Is anyone else feeling uneasy at the way BMW is moving to amalgamate the history of the original Mini with the implied lineage of its own, considerably chunkier offering?
When BMW launched the first generation of the ‘new’ Mini back in 2001 the company was scrupulously careful – certainly in the UK – not to do anything more than imply a distant connection between old and new cars. Despite the corporate discretion, there was no shortage of speculation as to exactly what Alec Issigonis would have made of this pudgy pastiche of his seminal original.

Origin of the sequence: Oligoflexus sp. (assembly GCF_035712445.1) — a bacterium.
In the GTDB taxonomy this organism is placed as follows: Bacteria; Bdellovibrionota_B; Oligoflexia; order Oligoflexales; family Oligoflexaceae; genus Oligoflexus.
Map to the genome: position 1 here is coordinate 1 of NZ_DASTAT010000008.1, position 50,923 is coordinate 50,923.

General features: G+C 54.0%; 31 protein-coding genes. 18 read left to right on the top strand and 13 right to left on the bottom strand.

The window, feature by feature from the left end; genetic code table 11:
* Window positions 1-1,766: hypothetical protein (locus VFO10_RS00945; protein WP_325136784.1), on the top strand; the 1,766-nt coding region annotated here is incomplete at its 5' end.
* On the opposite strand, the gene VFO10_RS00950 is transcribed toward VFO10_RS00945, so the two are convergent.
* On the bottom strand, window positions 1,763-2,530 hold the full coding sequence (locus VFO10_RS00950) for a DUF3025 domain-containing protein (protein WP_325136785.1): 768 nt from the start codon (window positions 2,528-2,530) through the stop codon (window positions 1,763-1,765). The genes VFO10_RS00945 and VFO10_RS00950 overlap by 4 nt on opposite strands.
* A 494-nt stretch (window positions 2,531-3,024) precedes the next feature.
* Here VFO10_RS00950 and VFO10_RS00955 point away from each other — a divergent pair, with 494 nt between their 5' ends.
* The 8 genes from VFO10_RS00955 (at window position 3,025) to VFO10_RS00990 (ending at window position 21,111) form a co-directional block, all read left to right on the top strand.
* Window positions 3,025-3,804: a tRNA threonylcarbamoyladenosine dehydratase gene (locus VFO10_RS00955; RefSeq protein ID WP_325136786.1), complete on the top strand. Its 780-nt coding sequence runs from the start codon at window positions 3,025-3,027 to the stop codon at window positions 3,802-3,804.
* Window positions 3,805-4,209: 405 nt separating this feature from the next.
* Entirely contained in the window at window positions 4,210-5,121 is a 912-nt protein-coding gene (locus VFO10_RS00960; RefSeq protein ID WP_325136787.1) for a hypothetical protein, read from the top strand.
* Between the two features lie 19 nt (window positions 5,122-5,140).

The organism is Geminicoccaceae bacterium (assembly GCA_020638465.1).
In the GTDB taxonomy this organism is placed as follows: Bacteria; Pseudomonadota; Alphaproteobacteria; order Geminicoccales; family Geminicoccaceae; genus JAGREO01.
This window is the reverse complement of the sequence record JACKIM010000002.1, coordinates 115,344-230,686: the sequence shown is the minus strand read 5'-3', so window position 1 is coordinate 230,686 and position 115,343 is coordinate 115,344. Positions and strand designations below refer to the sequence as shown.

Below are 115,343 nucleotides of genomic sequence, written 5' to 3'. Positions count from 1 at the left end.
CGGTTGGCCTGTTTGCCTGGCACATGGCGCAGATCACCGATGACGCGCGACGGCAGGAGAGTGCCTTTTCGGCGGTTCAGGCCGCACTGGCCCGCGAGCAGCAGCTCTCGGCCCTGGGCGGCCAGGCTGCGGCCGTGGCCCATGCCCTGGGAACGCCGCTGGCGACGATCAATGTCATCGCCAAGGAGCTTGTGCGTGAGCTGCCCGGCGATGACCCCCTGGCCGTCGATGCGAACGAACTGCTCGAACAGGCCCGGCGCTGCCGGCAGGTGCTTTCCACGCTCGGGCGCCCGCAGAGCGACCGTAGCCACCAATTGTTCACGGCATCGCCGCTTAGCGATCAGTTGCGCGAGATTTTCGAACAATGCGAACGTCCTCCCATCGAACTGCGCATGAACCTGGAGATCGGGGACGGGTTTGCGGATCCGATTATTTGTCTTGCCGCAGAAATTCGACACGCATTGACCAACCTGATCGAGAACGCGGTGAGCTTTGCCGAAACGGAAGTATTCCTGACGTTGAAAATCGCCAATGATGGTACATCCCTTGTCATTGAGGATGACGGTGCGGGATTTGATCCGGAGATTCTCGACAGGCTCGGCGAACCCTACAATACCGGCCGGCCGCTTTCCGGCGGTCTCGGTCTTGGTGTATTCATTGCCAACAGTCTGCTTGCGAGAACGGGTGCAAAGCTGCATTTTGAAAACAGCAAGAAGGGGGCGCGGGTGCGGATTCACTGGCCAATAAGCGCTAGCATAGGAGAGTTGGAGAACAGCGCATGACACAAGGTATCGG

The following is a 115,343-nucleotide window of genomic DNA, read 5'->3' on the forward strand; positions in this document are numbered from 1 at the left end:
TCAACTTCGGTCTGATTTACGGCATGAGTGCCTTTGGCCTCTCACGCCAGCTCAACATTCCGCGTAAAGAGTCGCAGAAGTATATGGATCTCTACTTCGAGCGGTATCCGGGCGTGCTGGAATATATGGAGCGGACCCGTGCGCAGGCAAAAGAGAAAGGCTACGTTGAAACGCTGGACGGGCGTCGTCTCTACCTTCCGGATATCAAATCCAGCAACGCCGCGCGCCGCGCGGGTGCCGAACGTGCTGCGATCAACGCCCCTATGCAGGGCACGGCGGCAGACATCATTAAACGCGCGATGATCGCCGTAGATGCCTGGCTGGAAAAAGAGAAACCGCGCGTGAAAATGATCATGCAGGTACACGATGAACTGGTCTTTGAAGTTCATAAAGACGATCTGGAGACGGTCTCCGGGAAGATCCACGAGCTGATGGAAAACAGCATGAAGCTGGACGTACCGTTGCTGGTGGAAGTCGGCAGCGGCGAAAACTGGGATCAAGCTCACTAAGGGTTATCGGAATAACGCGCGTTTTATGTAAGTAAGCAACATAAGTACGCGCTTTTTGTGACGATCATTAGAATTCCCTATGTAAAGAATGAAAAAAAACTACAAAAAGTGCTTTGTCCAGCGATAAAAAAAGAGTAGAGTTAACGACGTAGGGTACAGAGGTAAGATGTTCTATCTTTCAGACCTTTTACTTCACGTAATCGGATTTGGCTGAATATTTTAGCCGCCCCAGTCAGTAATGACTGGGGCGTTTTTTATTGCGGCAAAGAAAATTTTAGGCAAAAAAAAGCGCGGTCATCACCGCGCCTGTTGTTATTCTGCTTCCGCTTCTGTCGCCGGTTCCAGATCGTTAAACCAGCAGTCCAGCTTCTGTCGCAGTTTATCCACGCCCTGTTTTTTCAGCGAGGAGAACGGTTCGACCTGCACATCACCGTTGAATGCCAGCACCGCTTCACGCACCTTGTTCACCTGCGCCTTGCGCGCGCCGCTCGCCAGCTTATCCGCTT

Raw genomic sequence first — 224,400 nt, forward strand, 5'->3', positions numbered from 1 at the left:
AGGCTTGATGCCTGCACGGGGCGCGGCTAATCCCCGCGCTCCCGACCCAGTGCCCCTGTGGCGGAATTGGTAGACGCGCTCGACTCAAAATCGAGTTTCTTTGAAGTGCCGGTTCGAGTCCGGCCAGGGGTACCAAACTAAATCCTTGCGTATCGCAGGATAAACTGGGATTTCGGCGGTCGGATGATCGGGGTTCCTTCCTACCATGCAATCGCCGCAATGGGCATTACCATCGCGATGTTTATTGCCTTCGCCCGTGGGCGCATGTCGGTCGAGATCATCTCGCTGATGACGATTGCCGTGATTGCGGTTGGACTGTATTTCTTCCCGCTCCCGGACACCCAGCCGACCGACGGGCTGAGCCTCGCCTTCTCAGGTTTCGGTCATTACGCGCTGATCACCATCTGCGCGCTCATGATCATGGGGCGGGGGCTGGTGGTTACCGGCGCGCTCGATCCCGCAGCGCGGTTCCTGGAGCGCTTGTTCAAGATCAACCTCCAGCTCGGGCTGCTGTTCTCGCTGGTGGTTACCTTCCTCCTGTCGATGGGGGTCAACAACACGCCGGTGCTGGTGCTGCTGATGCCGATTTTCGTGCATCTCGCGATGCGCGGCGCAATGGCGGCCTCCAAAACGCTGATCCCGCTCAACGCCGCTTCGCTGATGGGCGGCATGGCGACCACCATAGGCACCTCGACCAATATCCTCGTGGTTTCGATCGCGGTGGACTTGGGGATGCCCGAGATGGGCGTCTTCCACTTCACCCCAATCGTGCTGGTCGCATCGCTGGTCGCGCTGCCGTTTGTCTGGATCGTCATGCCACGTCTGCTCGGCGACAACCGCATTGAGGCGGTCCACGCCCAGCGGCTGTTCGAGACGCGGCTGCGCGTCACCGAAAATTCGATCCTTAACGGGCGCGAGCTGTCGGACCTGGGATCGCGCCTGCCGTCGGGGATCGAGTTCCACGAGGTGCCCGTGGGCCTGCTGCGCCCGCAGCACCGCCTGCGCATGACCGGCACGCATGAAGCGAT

But after eight years of strong sales for its new-age Mini, BMW obviously feels confident enough for an officially sanctioned ‘50th anniversary’ celebration based around both original and new Mini.
It’s even brought the very first Morris Mini-Minor from its home at the Heritage Motor Centre in Gaydon back to the Cowley plant that builds the current one. It’s certainly not a risk-free strategy – BMW’s Mini looks almost clinically obese when parked next to an original. And while the first Mini was a miracle of efficiency, its design philosophy underwritten by Issigonis’s belief that he was creating the car that would mobilize Britain’s working classes, the equipment-stuffed current car has never shared anything more than its side-on silhouette with the original.